Joe Biden tells whoppers with such frequency, it is dif
Memorial Day afforded Biden an opportunity to reflect upon the past and revise history yet again in support of his leftist agenda. But what tumbled out of Biden’s mouth that day was, as is so often the case, simply blunt falsehood, lacking persuasive power. In his ordinarily inarticulate way, Biden in a few words “recalled” false facts from history.
Speaking authoritatively after his visit to the site of the massacre at Robb Elementary School in Uvalde, Texas, Biden declared the Second Amendment not “absolute” and never intended to be. Conjuring up support from “history,” he said: “You couldn’t buy a cannon when it was passed.” In May of 2020, he likewise said: “You weren’t allowed to own a cannon during the Revolutionary War as an individual.” In June of 2021, he said: “The Second Amendment, from the day it was passed, limited the type of people who could own a gun and what type of weapon you could own. You couldn’t buy a cannon.” Even the Washington Post gave Biden Four Pinnochios for
Biden’s cannon comments add to the evidence impugning his competence. From these sentences we can harvest much to call into question Biden’s understanding of constitutional basics and American history. First, Biden’s repeated statement that the Second Amendment was “passed” suggests he does not comprehend the difference between a bill and an amendment. Bills are “passed” by Congress, but amendments are “ratified.” Under Article V, constitutional amendments are “proposed” to the states by Congress on a two-thirds vote (or are “applied for” whenever two-thirds of the state legislatures seek them) and then only become a part of the Constitution when ratified by three-fourths of the states. The term “passed” is mistaken when used in reference to constitutional amendment.
Biden not only is mistaken in his understanding of constitutional basics, he is also anti-historical when he contends that private cannon ownership was disallowed during and after the revolutionary war. To the contrary, many private citizens and private organizations bought, owned, used, and soldcannons before and after the revolution and through the Civil War. Indeed, there are private cannon owners across America today who, on occasion, salute a Memorial or Independence Day holiday with a cannon blast.
From the colonial era through the revolutionary war, private militia owned cannons, which the British sought to confiscate and which the colonial militia put to use against them to defend their independence and rights. For example, private South Carolina militia under Francis Marion, the so-called Swamp Fox, owned a few private cannons (either purchased or confiscated from the British) and moved them about the Santee River to attack British occupied forts and plantations. From the 1630s forward, private militia companies across the colonies financed their own arms, including cannons, which they privately owned. As Historian Logan Metesh exp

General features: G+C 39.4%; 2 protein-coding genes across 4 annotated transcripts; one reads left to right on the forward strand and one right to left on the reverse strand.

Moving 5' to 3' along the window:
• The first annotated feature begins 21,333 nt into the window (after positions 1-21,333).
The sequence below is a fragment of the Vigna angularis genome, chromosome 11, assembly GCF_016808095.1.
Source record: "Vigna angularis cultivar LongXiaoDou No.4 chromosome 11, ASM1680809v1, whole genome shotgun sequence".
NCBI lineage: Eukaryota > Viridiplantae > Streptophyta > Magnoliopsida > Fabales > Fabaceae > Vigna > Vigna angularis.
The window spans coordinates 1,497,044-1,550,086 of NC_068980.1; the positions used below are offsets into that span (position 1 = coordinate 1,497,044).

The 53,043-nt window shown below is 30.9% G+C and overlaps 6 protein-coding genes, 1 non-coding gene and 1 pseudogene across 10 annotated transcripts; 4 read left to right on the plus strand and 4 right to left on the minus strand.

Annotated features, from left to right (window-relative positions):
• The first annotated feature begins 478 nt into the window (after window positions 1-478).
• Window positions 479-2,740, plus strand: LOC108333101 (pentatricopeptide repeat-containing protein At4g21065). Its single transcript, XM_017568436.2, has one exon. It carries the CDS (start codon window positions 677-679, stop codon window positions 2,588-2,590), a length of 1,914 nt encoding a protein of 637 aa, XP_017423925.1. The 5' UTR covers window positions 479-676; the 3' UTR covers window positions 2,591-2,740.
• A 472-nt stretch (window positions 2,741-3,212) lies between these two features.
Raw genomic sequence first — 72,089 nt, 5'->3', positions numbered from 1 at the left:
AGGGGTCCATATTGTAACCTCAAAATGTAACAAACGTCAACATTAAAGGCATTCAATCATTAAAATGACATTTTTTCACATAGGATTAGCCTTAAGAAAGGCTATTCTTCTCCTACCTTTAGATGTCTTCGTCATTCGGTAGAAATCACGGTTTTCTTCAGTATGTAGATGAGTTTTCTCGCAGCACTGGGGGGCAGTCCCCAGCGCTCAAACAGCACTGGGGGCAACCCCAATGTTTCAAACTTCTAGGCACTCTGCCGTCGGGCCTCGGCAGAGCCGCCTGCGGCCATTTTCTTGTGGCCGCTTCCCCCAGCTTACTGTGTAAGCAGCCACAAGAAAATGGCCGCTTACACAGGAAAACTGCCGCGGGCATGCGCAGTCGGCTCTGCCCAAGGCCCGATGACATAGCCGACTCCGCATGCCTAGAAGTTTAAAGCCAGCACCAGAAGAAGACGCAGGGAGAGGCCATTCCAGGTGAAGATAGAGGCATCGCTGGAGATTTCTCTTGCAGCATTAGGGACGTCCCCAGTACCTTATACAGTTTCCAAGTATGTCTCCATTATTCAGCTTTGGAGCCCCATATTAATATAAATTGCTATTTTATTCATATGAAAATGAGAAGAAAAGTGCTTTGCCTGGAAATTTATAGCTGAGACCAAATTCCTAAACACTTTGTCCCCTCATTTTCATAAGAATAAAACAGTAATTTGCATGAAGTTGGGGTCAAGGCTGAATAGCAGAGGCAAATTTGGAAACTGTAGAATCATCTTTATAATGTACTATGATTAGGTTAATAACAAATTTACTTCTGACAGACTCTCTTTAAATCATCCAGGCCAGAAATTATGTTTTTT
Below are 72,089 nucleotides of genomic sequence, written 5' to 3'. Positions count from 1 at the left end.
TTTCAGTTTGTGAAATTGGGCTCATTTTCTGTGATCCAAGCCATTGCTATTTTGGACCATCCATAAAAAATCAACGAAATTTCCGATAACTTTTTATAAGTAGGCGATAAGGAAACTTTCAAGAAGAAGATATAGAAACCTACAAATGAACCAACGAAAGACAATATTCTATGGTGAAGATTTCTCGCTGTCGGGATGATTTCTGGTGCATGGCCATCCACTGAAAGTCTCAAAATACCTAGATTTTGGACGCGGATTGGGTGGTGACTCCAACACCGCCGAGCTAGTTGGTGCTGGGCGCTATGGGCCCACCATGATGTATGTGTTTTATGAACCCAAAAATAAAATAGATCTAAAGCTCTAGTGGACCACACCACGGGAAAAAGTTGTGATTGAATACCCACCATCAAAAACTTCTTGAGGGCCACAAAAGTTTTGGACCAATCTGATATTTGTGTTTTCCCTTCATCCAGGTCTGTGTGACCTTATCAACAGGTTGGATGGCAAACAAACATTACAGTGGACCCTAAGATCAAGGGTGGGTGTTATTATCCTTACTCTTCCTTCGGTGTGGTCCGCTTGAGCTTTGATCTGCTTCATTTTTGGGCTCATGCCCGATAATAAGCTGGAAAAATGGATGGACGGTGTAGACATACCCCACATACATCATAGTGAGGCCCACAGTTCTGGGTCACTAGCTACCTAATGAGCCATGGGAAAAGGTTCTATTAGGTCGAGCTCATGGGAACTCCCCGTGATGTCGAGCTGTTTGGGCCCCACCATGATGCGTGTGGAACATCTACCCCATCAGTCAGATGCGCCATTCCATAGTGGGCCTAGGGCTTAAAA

Those familiar with the militia units in America from the colonial era to the Civil War understand that the units armed themselves privately, and among the weapons privately possessed were cannons. Far from being banned in early America, privately owned cannons were common and indispensable to defense of the republic and to individual liberty, life, and property on land and sea. Thereafter, cannons have continued in private ownership to the present and are displayed variously across the United States.
Moreover, Biden’s insistence that the Second Amendment is not absolute (by which he means that government may universally regulate out of existence private sale or ownership of “assault weapons” (a perplexing political term devoid of any certain meaning) is antithetical to the Second Amendment. No constitutional right can be deprived consistent with the Fifth and Fourteenth Amendments without a trial before an independent court wherein the accused afforded a trial by jury is proven guilty beyond a reasonable doubt of a crime, thereby assuring due process and the presumption of innocence essential to the protection of rights against the arbitrary will of the state. The Second Amendment not only protects an individual right to bear arms but also the individual right to join a well-regulated militia in defense of a “free state,” meaning in defense of a republic protective of their rights to life, liberty, and property. The Second Amendment phrase “A well-regulated militia, being necessary to the security of a free State,” is thus an expansion of the primary, essential clause which defines the right as inuring in the individual: “the right of the people to keep and bear arms shall not be infringed.”
Biden thus not only misapprehends American history (the Second Amendment was not “passed,” it was ratified; private cannons were not disallowed and have been lawfully owned since colonial times), but he also refuses to recognize that his touted “assault weapons ban” violates the plain and intended meaning of the Second Amendment, which prohibits every regulatory prior restraint that would deprive without due process of law any American of his or her right to keep and bear arms.